Tag Archives: Isis

Isis and Nephthys, two Essential Images in the Ancient Egyptian Union of Re and Osiris.


The union of Re and Osiris supposed a challenge to the Ancient Egyptian Art, since new iconography was needed for decorating the tomb walls and the papyri.

From the XVIII Dynasty, some passages of the Book of the Dead were introduced in the royal tombs decoration and that meant to depict moments and gods from the Myth of Osiris into a royal space. However the monarchy was assimilated to the sun god, so some Osirian images suffered a solarization. That forced the ancient Egyptian artist to think of an Osiris-Re iconography.

The mourner (left) and Isis the kite (right) in the decorative program of Sethos I. Ancient Egypt

The mourner (left) and Isis the kite (right) in the decorative program of Sethos I.

We saw that in the XVIII Dynasty the figure of Khepri rising up between two images of a kneeling Osiris was the image of the first hour of the Amduat. But the Osirian world was maybe too important in ancient Egyptian belief for reducing it just to this iconography. The conception of the dead god, which resurrected thanks to the action of two women (Isis and Nephthys) was maybe too stablished in the ancient Egyptian thought.

Not for nothing in the XIX Dynasty Sethos I introduced Osirian iconography in royal monuments and he did not forget the two professional mourners…

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Ancient Egyptian Union and Rebirth of Re and Osiris.


The union of Re and Osiris in ancient Egyptian culture produced as a result new decorative motives in the ancient Egyptian iconography.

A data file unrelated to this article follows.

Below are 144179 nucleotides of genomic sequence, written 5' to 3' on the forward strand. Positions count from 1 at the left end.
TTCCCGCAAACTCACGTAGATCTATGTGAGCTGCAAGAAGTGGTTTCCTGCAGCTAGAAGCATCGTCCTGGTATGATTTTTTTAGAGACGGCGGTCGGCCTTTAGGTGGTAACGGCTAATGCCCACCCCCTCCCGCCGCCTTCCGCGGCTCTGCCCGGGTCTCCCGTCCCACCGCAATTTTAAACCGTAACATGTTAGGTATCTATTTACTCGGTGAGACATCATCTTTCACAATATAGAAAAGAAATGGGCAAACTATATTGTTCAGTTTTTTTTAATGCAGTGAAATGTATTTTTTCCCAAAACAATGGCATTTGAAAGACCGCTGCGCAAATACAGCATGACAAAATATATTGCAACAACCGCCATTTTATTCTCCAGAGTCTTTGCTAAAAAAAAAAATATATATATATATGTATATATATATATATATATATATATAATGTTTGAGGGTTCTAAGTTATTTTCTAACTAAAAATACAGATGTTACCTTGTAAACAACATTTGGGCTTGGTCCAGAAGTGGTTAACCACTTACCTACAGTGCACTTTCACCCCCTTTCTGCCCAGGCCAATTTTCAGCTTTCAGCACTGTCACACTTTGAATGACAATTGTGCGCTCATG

Khepri and Osiris. First hour Amdouat. Ancient Egypt. Tomb of Ay

Khepri and two figures of Osiris. First hour of the Amduat. Tomb of Ay. Photo: http://www.osirisnet.net

The earth god and the sky god needed to be reconciled in religious scenes and from the New Kingdom artist worked in creating new depictions of this mixed conception of ancient Egyptian religion.

In the Book of the Amduat Re in its journey had to unite with Osiris in the depths of the night and receive the power to be reborn in the morning. This idea written in hieroglyphs needed its iconographic reflection. Here ancient Egyptian artists from XVIII Dynasty started their brainstorming.

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A challenge in the Art of Ancient Egypt: Osirian-Solar Iconography.


One of the main challenges for priests and artists in Ancient Egypt were to combine the osirian and solar cosmogonies in the funerary literature and iconography.

Ram-Headed mummy (Re-Osiris) with Isis and Nephthys. Ancient Egypt. Tomb of Nefertari. XIX Dynasty.

Ram-Headed mummy (Re-Osiris) with Isis and Nephthys. Tomb of Nefertari. XIX Dynasty.

The two main pillars in the belief of resurrection in Ancient Egypt were the myth of Osiris and the solar theory. The central aspect in the first one was the resurrection and new life in its most human version: a human body (Osiris), which needs to be embalmed and revived for the eternity. In the second one the stellar body (the sun-Re) did a cyclic trip through the sky; it died in the night and sailed in the solar bark through the dark sky; in the morning after the sun came back to life renewed plying the clear sky.

In Ancient Egypt both ideologies, due to its importance, were quickly conciliated as two versions of a same concept. In the thinking, ancient Egyptian priests could unite Re and Osiris in the funerary texts through the narrative, that is why, for instance, in chapter 67 from the Book of the Dead the dead Osiris wants to get out from the tomb and get into the solar bark of Re.

What happened in the art of Ancient Egypt?

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Ancient Egypt Resurrection. The Penis of Tutankhamun.


In Ancient Egypt, virility was an essential faculty for granting the dead’s resurrection.

Stele Abkaou.XI Dynasty. Ancient Egypt

Mourners over the corpse. Detail of the stele of Akbaou. XI Dynasty. Musée du Louvre

All along my work I have been showing that, among the many practices in Ancient Egypt for reviving the corpse, there was one made by the professional mourners in the role of Isis and Nephthys. These two women shook their hair forwards the mummy for symbolising the mythical moment, in which Isis stimulated her husband Osiris and gave him back his virility.

Mummy of Tutankhamun. Ancient Egypt.

Mummy of Tutankhamun. Photo:The History Blog